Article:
Fluoride ion channels of the Fluc family combat toxicity arising from accumulation of environmental F-. Although crystal structures are known, the densely packed pore region has precluded delineation of the ion pathway. Here we chart out the Fluc pore and characterize its chemical requirements for transport. A ladder of H-bond donating residues creates a 'polar track' demarking the ion-conduction pathway. Surprisingly, while track polarity is well conserved, polarity is nonetheless functionally dispensable at several positions. A threonine at one end of the pore engages in vital interactions through its β-branched methyl group. Two critical central phenylalanines that directly coordinate F- through a quadrupolar-ion interaction cannot be functionally substituted by aromatic, non-polar, or polar sidechains. The only functional replacement is methionine, which coordinates F- through its partially positive γ-methylene in mimicry of phenylalanine's quadrupolar interaction. These results demonstrate the unusual chemical requirements for selectively transporting the strongly H-bonding F- anion.
- Nicholas B Last
- Christopher Miller
- Senmiao Sun
- Minh C Pham
The funders had no role in study design, data collection and interpretation, or the decision to submit the work for publication.
- Baron Chanda, University of Wisconsin-Madison, United States
© 2017, Last et al.
This article is distributed under the terms of the Creative Commons Attribution License permitting unrestricted use and redistribution provided that the original author and source are credited.
Prestin responds to transmembrane voltage fluctuations by changing its cross-sectional area, a process underlying the electromotility of outer hair cells and cochlear amplification. Prestin belongs to the SLC26 family of anion transporters yet is the only member capable of displaying electromotility. Prestin’s voltage-dependent conformational changes are driven by the putative displacement of residue R399 and a set of sparse charged residues within the transmembrane domain, following the binding of a Cl− anion at a conserved binding site formed by the amino termini of the TM3 and TM10 helices. However, a major conundrum arises as to how an anion that binds in proximity to a positive charge (R399), can promote the voltage sensitivity of prestin. Using hydrogen–deuterium exchange mass spectrometry, we find that prestin displays an unstable anion-binding site, where folding of the amino termini of TM3 and TM10 is coupled to Cl− binding. This event shortens the TM3–TM10 electrostatic gap, thereby connecting the two helices, resulting in reduced cross-sectional area. These folding events upon anion binding are absent in SLC26A9, a non-electromotile transporter closely related to prestin. Dynamics of prestin embedded in a lipid bilayer closely match that in detergent micelle, except for a destabilized lipid-facing helix TM6 that is critical to prestin’s mechanical expansion. We observe helix fraying at prestin’s anion-binding site but cooperative unfolding of multiple lipid-facing helices, features that may promote prestin’s fast electromechanical rearrangements. These results highlight a novel role of the folding equilibrium of the anion-binding site, and help define prestin’s unique voltage-sensing mechanism and electromotility.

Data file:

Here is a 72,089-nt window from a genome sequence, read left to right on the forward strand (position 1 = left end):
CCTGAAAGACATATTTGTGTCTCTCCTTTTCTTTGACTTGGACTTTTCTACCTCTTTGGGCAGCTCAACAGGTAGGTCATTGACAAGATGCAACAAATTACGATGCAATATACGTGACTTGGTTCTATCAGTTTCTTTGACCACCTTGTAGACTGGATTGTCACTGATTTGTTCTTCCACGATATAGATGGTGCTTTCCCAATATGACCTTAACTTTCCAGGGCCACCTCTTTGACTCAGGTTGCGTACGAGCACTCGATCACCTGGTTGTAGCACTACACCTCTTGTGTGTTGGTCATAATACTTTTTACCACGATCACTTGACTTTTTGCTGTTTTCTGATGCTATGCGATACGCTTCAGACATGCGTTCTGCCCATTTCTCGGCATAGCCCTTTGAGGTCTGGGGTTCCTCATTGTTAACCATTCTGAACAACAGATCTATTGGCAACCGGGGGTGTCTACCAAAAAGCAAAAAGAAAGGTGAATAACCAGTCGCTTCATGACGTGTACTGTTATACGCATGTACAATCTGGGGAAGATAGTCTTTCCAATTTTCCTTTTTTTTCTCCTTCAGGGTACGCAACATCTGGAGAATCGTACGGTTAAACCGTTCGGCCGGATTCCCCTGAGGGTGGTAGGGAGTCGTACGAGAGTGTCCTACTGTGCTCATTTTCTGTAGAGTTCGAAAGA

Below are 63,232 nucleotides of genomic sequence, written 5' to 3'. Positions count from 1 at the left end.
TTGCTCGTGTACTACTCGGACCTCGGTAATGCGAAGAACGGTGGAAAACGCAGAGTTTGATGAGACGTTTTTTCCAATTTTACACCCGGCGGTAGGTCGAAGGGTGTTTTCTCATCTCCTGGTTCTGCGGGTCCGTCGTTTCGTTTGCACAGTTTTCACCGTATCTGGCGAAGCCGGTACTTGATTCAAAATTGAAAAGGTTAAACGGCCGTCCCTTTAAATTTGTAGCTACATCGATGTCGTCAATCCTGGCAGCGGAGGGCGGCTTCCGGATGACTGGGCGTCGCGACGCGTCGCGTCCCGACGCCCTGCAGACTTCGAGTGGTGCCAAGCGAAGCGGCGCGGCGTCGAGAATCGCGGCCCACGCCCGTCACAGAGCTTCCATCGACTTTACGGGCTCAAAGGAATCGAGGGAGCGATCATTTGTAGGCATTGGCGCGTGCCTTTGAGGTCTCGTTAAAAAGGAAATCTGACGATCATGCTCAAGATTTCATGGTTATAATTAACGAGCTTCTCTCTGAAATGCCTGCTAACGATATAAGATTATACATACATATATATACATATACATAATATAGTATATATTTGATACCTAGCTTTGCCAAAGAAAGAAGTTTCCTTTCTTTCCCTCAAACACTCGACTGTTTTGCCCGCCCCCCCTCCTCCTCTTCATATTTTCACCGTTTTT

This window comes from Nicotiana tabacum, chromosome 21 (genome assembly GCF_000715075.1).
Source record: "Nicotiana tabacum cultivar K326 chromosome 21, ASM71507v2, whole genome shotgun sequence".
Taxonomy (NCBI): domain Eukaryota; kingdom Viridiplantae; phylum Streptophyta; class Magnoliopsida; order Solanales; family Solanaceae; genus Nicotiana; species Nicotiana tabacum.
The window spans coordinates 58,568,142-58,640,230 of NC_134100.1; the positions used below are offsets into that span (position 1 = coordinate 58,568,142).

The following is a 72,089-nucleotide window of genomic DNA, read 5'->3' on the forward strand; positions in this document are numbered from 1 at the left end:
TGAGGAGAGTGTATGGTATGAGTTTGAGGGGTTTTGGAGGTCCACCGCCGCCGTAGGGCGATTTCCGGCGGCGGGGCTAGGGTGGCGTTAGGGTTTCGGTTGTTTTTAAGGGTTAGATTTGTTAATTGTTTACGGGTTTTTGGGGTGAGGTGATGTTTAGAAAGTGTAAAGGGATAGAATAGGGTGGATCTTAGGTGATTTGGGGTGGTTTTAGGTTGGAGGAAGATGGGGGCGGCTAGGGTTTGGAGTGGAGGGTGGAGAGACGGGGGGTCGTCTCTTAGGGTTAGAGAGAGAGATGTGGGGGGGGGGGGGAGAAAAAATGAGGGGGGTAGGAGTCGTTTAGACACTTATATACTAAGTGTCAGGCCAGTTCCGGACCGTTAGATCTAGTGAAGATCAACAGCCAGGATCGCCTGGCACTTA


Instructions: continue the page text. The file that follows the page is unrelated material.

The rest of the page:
The Neuronal Calcium Sensor 1, an EF-hand Ca2+ binding protein, and Ric-8A coregulate synapse number and probability of neurotransmitter release. Recently, the structures of Ric-8A bound to Ga have revealed how Ric-8A phosphorylation promotes Ga recognition and activity as a chaperone and guanine nucleotide exchange factor. However, the molecular mechanism by which NCS-1 regulates Ric-8A activity and its interaction with Ga subunits is not well understood. Given the interest in the NCS-1/Ric-8A complex as a therapeutic target in nervous system disorders, it is necessary to shed light on this molecular mechanism of action at atomic level. We have reconstituted NCS-1/Ric-8A complexes to conduct a multimodal approach and determine the sequence of Ca2+ signals and phosphorylation events that promote the interaction of Ric-8A with Ga. Our data show that the binding of NCS-1 and Ga to Ric-8A are mutually exclusive. Importantly, NCS-1 induces a structural rearrangement in Ric-8A that traps the protein in a conformational state that is inaccessible to Casein Kinase II-mediated phosphorylation, demonstrating one aspect of its negative regulation of Ric-8A-mediated G-protein signaling. Functional experiments indicate a loss of Ric-8A GEF activity towards Ga when complexed with NCS-1, and restoration of nucleotide exchange activity upon increasing Ca2+ concentration. Finally, the high-resolution crystallographic data reported here define the NCS-1/Ric-8A interface and will allow the development of therapeutic synapse function regulators with improved activity and selectivity.